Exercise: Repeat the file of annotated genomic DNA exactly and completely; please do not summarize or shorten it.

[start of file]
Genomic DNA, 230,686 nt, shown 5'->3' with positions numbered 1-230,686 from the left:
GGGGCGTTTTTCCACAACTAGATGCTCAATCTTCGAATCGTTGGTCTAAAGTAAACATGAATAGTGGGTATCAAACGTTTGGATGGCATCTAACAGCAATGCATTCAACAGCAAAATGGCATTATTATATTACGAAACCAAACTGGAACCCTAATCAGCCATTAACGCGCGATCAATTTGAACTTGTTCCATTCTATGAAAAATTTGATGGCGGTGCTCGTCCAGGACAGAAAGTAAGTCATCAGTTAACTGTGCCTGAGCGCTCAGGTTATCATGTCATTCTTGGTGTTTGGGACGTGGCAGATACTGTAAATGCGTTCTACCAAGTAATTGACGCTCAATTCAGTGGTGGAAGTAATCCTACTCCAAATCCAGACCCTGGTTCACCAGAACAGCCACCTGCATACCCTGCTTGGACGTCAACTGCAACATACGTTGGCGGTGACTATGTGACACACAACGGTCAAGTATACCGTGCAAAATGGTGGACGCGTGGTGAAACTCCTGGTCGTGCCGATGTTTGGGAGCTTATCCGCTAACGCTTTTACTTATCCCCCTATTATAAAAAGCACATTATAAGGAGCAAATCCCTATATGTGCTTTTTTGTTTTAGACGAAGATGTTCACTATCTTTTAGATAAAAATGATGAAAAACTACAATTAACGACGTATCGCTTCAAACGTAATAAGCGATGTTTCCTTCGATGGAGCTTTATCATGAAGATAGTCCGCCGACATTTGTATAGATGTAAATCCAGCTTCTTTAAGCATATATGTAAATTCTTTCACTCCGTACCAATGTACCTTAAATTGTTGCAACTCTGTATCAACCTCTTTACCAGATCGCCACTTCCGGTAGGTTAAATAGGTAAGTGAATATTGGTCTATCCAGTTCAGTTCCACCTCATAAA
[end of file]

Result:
Genomic DNA, 230,686 nt, shown 5'->3' with positions numbered 1-230,686 from the left:
GGGGCGTTTTTCCACAACTAGATGCTCAATCTTCGAATCGTTGGTCTAAAGTAAACATGAATAGTGGGTATCAAACGTTTGGATGGCATCTAACAGCAATGCATTCAACAGCAAAATGGCATTATTATATTACGAAACCAAACTGGAACCCTAATCAGCCATTAACGCGCGATCAATTTGAACTTGTTCCATTCTATGAAAAATTTGATGGCGGTGCTCGTCCAGGACAGAAAGTAAGTCATCAGTTAACTGTGCCTGAGCGCTCAGGTTATCATGTCATTCTTGGTGTTTGGGACGTGGCAGATACTGTAAATGCGTTCTACCAAGTAATTGACGCTCAATTCAGTGGTGGAAGTAATCCTACTCCAAATCCAGACCCTGGTTCACCAGAACAGCCACCTGCATACCCTGCTTGGACGTCAACTGCAACATACGTTGGCGGTGACTATGTGACACACAACGGTCAAGTATACCGTGCAAAATGGTGGACGCGTGGTGAAACTCCTGGTCGTGCCGATGTTTGGGAGCTTATCCGCTAACGCTTTTACTTATCCCCCTATTATAAAAAGCACATTATAAGGAGCAAATCCCTATATGTGCTTTTTTGTTTTAGACGAAGATGTTCACTATCTTTTAGATAAAAATGATGAAAAACTACAATTAACGACGTATCGCTTCAAACGTAATAAGCGATGTTTCCTTCGATGGAGCTTTATCATGAAGATAGTCCGCCGACATTTGTATAGATGTAAATCCAGCTTCTTTAAGCATATATGTAAATTCTTTCACTCCGTACCAATGTACCTTAAATTGTTGCAACTCTGTATCAACCTCTTTACCAGATCGCCACTTCCGGTAGGTTAAATAGGTAAGTGAATATTGGTCTATCCAGTTCAGTTCCACCTCATAAA